It’s mid-October and I am in Scotland with my Arizona buddies Dee and Colleen, on our way to Joan Anderson’s Celtic retreat, Time out of Time, on the Isle of Iona. Prior to our trek to Iona, we are in Oban (which means “little bay”) to spend a day kayaking on the beautiful waters that surround this area.
From the moment we met Colin from Oban Sea Kayakers for breakfast prior to paddling, we knew he was “our guy” as he talked about the spirituality of kayaking. When he said, “Out on the sea in a kayak, it is like the pace of your life. It doesn’t take long for you to get grounded again,” our hearts came alive with the quiet wonder and anticipation of the day’s new frontier. We are ready to enter the open water and the coves and inlets of this stunning water, where silently and gently, the harmony between our souls and lives would converge.
From Oban we travel to Seil Island and drive across the old stone Clachan Bridge, an elegant structure with an arch high enough to permit sailing boats to pass underneath. At one time this edifice was known as the “only bridge over the Atlantic.” A magnificent setting to begin our Scottish voyage.
As we serenely paddle out to the open water with the sunlight glistening like diamonds on the water, I turn to my friend, Colleen and ask, “How are you enjoying your time on the water?” She replies, “I can’t talk to you now, I’m in worship.” Her words stop me mid-stroke. Worship.
In the traditional sense, worship is the formal expression of religious devotion with rites, passages, and music usually in a church or other house of prayer. But here, out on the water, embraced by majestic beauty, an atmosphere of worship surrounds us, where our dulled senses are awakened and our hearts are open, filled with a reverence and respect for creation.
The tranquil scenery is so soft, welcoming and comforting. The deep warmth of the gentle touch of the sun wraps itself around me and my paddling strokes and breathing fall in rhythm to something eternal. It is as though we are paddling in a panoramic movie, with grace and beauty evident in every slice of nature. The soft light brings subtle healing to unknown wounds in my soul and the gentle rippling of the water matches the beat of my heart somehow. Yes, Col, we are in worship.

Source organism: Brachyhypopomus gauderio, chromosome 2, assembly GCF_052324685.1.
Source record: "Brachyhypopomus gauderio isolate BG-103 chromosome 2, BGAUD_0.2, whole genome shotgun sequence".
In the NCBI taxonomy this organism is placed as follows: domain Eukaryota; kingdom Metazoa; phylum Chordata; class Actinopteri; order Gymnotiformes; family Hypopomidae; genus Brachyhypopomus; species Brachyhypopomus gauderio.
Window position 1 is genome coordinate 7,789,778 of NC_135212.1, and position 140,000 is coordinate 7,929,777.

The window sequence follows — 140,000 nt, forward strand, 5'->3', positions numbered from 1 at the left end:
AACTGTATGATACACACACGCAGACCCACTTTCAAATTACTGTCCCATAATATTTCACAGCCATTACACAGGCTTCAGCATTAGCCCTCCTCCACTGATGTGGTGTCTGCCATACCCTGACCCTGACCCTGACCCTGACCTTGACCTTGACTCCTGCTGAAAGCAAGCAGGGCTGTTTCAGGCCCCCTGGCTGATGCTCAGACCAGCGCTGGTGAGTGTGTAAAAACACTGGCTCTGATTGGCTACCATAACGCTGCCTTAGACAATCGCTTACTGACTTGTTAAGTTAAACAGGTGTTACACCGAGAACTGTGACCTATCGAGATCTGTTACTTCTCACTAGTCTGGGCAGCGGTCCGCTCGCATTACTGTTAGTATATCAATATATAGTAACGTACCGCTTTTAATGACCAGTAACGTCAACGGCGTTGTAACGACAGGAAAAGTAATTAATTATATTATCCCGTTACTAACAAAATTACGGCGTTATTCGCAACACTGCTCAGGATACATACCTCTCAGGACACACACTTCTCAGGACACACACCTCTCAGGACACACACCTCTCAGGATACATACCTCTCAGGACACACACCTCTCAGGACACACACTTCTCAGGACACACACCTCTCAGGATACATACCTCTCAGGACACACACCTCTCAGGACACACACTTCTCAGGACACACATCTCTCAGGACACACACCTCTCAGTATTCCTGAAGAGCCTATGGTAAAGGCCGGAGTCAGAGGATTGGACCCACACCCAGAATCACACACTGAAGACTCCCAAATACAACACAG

Paddling here, I instantly feel present, my mind quickly freed of the clutter of thoughts that settle there. I absorb the natural beauty into myself, feeling every ripple on the water, every gentle breeze on my face and celebrate the quiet miracles that are emerging with every stroke of my paddle. An inner stream of unlived dreams is flowing, and I trust in the buoyancy of the water allowing my deepest thoughts to awaken. If genuine worship is a direct meeting with the Holy, it was certainly with us here.
We pause during our paddle for Jill’s homemade snacks and hot coffee on a sweet little island that feels like a sanctuary within a sanctuary. Small yellow flowers and purple heather holding on to their last color of the season, shimmering tide pools and scraggly rocks – another place to worship in the splendor of nature. Wrapping my hands around the hot coffee mug, surrounded by the warmth of friendship, how could it get any better?
In his beautiful book of blessings, Benedictus, John O’Donohue writes, “As water takes whatever shape it is in, so free may you be about who you become.” Through worship of any kind, we become more than what we were before, with a deeper sense of knowing. We come away with a keener understanding of what really matters. As we paddle in this heavenly place, we are stripped of the material entrapments and are once again reminded of the beauty of simplicity. And as my friend Dee says, “Everything comes right on the water.” Indeed it does.
If not for my friend and fellow paddler, Bonnie, at home, we would have never been graced with this experience. Bonnie has frequently kayaked here, and connected us with her friends Rowland and Carol who brought us to Colin and Jill. Life is a series of serendipitous connections. Bonnie is the pastor of an Episcopalian Church and I’d like to close this reflection with a quote and questions from her recent sermon. “It is at the limits of our personal orbits that we encounter the sacredness of our lives,” she preached, “where we push ourselves beyond that which makes us comfortable.” In that space, I believe, is where we worship deeply, worship fully and truly come home to ourselves.
Next, we travel across the Isle of Mull and ferry to the mystical Isle of Iona in the Inner Hebrides. Stay tuned for part 2 of the Journey within a Journey…
What matters? What is exceptional in our lives upon which we must focus?
How then, are we daring to connect? How are we vulnerable?
How do we worship, taking our souls beyond themselves?